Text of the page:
Now the T-cell therapy, for example (the checkpoint therapy) is not working so well because, like I said, there are T cells that express IDO that push these T cells from entering, although they're empowered. Now, when you vaccinate to drive this subset of cells to really go and then eliminate these IDO-positive cells, you get rid of these cells. So now you don't have this IDO function and other functions of IDO within that tumor setting. And what happens now, these empowered T cells outside, which you’ve already given them the checkpoint blockade therapy to can come in and just kind of do the job. So, you shifted it from “Okay, it was repressive, the cell was not coming in,” where now it's like “Okay, the cell is coming in, and then you do drive this efficacy.”

Q: What is the significance of cancer vaccines in the future treatment of melanoma or other cancers?


Al-Hajj, Ph.D.: This is a good question. If you look at right now, like in the oncology clinical trials, there's been research done with checkpoint blockade, or any other T cell therapy, that is powerful. There's over 3,000 trials done in combination of elements to control (to basically empower) these cells further— some of them are toxic, some of them are an efficacious.

There's a lot of issues, so people are trying to figure out how to do it. If you have an empowered cell like a chimeric antigen receptor T cell (CAR T cell) that you put a checkpoint inhibitor or you put a bi-specific, a T cell engager on, and we know they work in minimal areas. But they don't work in the majority of cases because of this repressive tumor microenvironment. A lot of agents to modulate the tumor microenvironment are being developed—that comes with toxicities and challenges that come with a lot of things. For it to work, it has to be safe. It has to be able to go after multiple elements that are suppressive— because you don't have only one suppressive element in the tumor microenvironment, you might have 1,2,3 different elements in every tumor setting.

If you combine multiple drugs with the checkpoint therapy, it ends up being very toxic. So, this is what's so neat, you know, actually knows what attracted me to this place in the first place. I worked in the cell therapy space before, and we faced these challenges. We had these super powerful T cells that we engineered, and then tried to apply them in a tumor setting but they were not very efficacious because of these defense mechanisms. To overcome them 1 by 1 (individually), it becomes a problem and sometimes it’s very just not safe.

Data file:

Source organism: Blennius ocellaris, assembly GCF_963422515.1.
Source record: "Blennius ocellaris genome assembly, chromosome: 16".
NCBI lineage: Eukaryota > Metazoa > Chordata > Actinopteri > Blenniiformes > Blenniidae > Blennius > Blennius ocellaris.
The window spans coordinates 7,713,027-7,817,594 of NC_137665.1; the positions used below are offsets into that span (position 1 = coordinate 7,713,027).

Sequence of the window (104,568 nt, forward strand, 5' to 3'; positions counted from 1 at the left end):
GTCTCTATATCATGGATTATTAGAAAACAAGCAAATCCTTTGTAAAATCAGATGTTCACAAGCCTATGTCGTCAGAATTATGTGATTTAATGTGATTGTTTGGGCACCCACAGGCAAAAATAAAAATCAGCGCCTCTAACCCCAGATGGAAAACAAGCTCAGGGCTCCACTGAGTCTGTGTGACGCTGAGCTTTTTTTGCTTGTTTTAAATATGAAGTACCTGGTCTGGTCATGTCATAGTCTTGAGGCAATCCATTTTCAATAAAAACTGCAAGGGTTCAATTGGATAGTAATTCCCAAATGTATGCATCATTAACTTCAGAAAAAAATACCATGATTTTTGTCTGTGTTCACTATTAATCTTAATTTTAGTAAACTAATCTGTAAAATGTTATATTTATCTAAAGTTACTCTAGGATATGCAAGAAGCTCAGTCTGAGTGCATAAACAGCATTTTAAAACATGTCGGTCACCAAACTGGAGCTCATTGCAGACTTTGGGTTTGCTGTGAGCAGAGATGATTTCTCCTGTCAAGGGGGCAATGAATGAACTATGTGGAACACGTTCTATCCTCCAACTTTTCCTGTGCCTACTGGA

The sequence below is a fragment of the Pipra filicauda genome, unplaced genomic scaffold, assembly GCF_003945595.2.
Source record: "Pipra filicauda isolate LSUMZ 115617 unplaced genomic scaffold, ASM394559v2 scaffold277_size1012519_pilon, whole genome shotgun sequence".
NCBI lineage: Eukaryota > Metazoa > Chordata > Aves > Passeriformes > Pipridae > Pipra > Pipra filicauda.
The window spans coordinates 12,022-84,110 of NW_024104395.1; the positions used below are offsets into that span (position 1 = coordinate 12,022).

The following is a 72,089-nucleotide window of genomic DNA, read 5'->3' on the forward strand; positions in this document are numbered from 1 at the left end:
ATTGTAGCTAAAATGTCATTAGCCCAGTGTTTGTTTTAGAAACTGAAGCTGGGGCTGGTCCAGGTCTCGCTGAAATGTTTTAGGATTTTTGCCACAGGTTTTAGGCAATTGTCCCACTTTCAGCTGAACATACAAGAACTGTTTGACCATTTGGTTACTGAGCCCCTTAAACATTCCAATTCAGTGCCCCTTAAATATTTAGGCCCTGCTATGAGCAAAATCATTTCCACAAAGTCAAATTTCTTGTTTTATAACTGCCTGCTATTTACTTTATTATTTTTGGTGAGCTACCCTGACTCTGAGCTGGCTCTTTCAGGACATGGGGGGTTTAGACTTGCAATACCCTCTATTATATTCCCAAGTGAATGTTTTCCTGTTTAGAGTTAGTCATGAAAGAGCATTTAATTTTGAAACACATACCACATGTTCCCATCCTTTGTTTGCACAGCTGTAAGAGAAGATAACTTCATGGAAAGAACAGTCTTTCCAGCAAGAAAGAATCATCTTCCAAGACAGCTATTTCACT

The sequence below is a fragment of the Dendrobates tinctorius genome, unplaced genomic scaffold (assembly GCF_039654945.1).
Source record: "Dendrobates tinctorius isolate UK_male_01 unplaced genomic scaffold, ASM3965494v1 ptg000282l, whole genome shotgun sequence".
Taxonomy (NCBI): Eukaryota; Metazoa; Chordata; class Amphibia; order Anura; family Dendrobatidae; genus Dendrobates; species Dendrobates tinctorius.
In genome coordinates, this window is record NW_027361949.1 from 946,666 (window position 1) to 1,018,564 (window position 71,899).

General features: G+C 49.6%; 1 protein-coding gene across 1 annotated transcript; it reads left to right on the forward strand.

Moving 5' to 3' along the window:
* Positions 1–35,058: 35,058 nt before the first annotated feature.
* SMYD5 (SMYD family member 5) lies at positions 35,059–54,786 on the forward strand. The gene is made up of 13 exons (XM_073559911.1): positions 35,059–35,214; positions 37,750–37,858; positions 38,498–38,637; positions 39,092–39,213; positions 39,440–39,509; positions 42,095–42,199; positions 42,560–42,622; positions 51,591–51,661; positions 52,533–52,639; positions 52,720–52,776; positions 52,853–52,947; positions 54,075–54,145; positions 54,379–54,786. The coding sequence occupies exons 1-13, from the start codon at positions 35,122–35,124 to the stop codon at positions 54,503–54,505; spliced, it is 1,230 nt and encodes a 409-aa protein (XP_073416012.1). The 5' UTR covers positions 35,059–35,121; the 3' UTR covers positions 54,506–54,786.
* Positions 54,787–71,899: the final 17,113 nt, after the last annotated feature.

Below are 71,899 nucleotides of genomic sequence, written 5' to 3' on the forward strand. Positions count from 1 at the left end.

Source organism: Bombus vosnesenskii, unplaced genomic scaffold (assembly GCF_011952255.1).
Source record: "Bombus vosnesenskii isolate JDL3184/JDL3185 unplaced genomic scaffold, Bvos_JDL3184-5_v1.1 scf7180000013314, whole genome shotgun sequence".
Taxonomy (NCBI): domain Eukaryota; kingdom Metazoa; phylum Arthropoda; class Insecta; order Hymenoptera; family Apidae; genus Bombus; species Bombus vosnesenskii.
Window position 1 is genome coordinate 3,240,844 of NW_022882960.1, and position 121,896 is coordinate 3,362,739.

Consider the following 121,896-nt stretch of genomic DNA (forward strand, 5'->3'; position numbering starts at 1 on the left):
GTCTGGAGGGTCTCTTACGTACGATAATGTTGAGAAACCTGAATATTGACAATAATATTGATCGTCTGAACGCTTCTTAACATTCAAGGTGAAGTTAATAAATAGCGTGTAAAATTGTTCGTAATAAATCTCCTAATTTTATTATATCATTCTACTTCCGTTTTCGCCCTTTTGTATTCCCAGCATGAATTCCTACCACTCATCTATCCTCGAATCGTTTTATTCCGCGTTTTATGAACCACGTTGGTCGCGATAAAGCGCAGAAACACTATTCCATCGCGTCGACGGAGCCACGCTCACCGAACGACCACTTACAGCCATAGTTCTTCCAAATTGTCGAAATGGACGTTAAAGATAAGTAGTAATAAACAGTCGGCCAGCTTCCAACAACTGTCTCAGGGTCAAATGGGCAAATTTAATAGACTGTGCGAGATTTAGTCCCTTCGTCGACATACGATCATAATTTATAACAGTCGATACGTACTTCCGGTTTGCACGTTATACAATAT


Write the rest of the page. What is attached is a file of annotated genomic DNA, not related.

The vaccine— so far and at least it’s showing from what we've tested ourselves— is very safe, versus this systemic kind of treatment with an agent that modulates 1 of these. It has been very safe because you can do repeat treatments. So, you have an impact, another impact, until you really have this dramatic efficacy and then ease up And then you can treat the patients and not have serious issues from the modulating agent by itself. So far, it's been really nice that you don't see these major issues, we see it safely. And on top of that, you can put one, or a couple, together and it's still safe.

We targeted IDO, PDL-1, and it's still safe. Targeting more than 2 together, it's still safe. This is what's attractive about it—it changes the environment to a threshold, low enough to empower the T cell come in and do its work.

Q: Closing thoughts?

Al-Hajj, Ph.D.: Thanks, I appreciate it. I'm looking forward to basically finish this trial and just getting going to see the same results in the other trial. And apply it in other indications— then develop new agents that are going to be applied for other indications that may, or may not, work with the current vaccines that we have here.